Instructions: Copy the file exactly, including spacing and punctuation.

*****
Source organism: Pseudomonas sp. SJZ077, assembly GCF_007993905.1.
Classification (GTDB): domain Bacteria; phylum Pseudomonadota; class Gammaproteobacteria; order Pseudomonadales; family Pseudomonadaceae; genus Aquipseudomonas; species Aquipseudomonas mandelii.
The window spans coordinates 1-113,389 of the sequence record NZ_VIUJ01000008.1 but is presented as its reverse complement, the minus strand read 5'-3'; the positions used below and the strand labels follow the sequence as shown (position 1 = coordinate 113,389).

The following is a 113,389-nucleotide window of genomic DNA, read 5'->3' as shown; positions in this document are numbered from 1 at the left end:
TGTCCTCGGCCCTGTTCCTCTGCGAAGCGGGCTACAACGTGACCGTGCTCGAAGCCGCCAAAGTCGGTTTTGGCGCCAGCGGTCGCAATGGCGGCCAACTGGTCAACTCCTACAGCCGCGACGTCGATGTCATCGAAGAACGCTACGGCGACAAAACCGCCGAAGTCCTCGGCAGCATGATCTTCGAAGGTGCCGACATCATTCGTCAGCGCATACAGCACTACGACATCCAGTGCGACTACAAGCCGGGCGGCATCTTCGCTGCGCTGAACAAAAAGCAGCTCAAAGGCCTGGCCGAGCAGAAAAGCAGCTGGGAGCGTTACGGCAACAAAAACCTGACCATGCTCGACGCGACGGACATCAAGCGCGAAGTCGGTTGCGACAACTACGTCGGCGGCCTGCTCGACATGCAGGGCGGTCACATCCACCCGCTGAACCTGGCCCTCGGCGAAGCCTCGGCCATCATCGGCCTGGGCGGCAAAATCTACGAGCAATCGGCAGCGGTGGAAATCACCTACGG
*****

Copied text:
Source organism: Pseudomonas sp. SJZ077, assembly GCF_007993905.1.
Classification (GTDB): domain Bacteria; phylum Pseudomonadota; class Gammaproteobacteria; order Pseudomonadales; family Pseudomonadaceae; genus Aquipseudomonas; species Aquipseudomonas mandelii.
The window spans coordinates 1-113,389 of the sequence record NZ_VIUJ01000008.1 but is presented as its reverse complement, the minus strand read 5'-3'; the positions used below and the strand labels follow the sequence as shown (position 1 = coordinate 113,389).

The following is a 113,389-nucleotide window of genomic DNA, read 5'->3' as shown; positions in this document are numbered from 1 at the left end:
TGTCCTCGGCCCTGTTCCTCTGCGAAGCGGGCTACAACGTGACCGTGCTCGAAGCCGCCAAAGTCGGTTTTGGCGCCAGCGGTCGCAATGGCGGCCAACTGGTCAACTCCTACAGCCGCGACGTCGATGTCATCGAAGAACGCTACGGCGACAAAACCGCCGAAGTCCTCGGCAGCATGATCTTCGAAGGTGCCGACATCATTCGTCAGCGCATACAGCACTACGACATCCAGTGCGACTACAAGCCGGGCGGCATCTTCGCTGCGCTGAACAAAAAGCAGCTCAAAGGCCTGGCCGAGCAGAAAAGCAGCTGGGAGCGTTACGGCAACAAAAACCTGACCATGCTCGACGCGACGGACATCAAGCGCGAAGTCGGTTGCGACAACTACGTCGGCGGCCTGCTCGACATGCAGGGCGGTCACATCCACCCGCTGAACCTGGCCCTCGGCGAAGCCTCGGCCATCATCGGCCTGGGCGGCAAAATCTACGAGCAATCGGCAGCGGTGGAAATCACCTACGG